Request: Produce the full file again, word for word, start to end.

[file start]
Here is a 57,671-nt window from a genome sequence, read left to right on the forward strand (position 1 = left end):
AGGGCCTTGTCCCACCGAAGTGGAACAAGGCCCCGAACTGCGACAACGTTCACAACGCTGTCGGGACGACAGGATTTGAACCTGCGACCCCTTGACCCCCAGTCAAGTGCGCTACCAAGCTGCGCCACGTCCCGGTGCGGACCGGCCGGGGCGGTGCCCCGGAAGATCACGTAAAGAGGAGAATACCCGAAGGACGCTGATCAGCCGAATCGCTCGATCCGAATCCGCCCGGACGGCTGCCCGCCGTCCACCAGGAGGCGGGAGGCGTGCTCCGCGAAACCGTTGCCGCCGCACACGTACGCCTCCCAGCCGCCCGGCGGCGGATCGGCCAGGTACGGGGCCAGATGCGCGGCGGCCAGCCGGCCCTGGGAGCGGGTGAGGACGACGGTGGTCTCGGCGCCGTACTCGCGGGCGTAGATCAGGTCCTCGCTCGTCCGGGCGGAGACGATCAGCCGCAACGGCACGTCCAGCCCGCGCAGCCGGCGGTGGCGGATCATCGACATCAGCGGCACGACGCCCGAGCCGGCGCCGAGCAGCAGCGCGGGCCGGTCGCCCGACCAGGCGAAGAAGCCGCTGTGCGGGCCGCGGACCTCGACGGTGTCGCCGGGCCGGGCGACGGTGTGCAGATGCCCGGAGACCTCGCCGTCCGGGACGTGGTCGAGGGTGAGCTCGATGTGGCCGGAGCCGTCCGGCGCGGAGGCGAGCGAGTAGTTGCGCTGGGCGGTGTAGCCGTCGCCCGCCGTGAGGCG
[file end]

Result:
Here is a 57,671-nt window from a genome sequence, read left to right on the forward strand (position 1 = left end):
AGGGCCTTGTCCCACCGAAGTGGAACAAGGCCCCGAACTGCGACAACGTTCACAACGCTGTCGGGACGACAGGATTTGAACCTGCGACCCCTTGACCCCCAGTCAAGTGCGCTACCAAGCTGCGCCACGTCCCGGTGCGGACCGGCCGGGGCGGTGCCCCGGAAGATCACGTAAAGAGGAGAATACCCGAAGGACGCTGATCAGCCGAATCGCTCGATCCGAATCCGCCCGGACGGCTGCCCGCCGTCCACCAGGAGGCGGGAGGCGTGCTCCGCGAAACCGTTGCCGCCGCACACGTACGCCTCCCAGCCGCCCGGCGGCGGATCGGCCAGGTACGGGGCCAGATGCGCGGCGGCCAGCCGGCCCTGGGAGCGGGTGAGGACGACGGTGGTCTCGGCGCCGTACTCGCGGGCGTAGATCAGGTCCTCGCTCGTCCGGGCGGAGACGATCAGCCGCAACGGCACGTCCAGCCCGCGCAGCCGGCGGTGGCGGATCATCGACATCAGCGGCACGACGCCCGAGCCGGCGCCGAGCAGCAGCGCGGGCCGGTCGCCCGACCAGGCGAAGAAGCCGCTGTGCGGGCCGCGGACCTCGACGGTGTCGCCGGGCCGGGCGACGGTGTGCAGATGCCCGGAGACCTCGCCGTCCGGGACGTGGTCGAGGGTGAGCTCGATGTGGCCGGAGCCGTCCGGCGCGGAGGCGAGCGAGTAGTTGCGCTGGGCGGTGTAGCCGTCGCCCGCCGTGAGGCG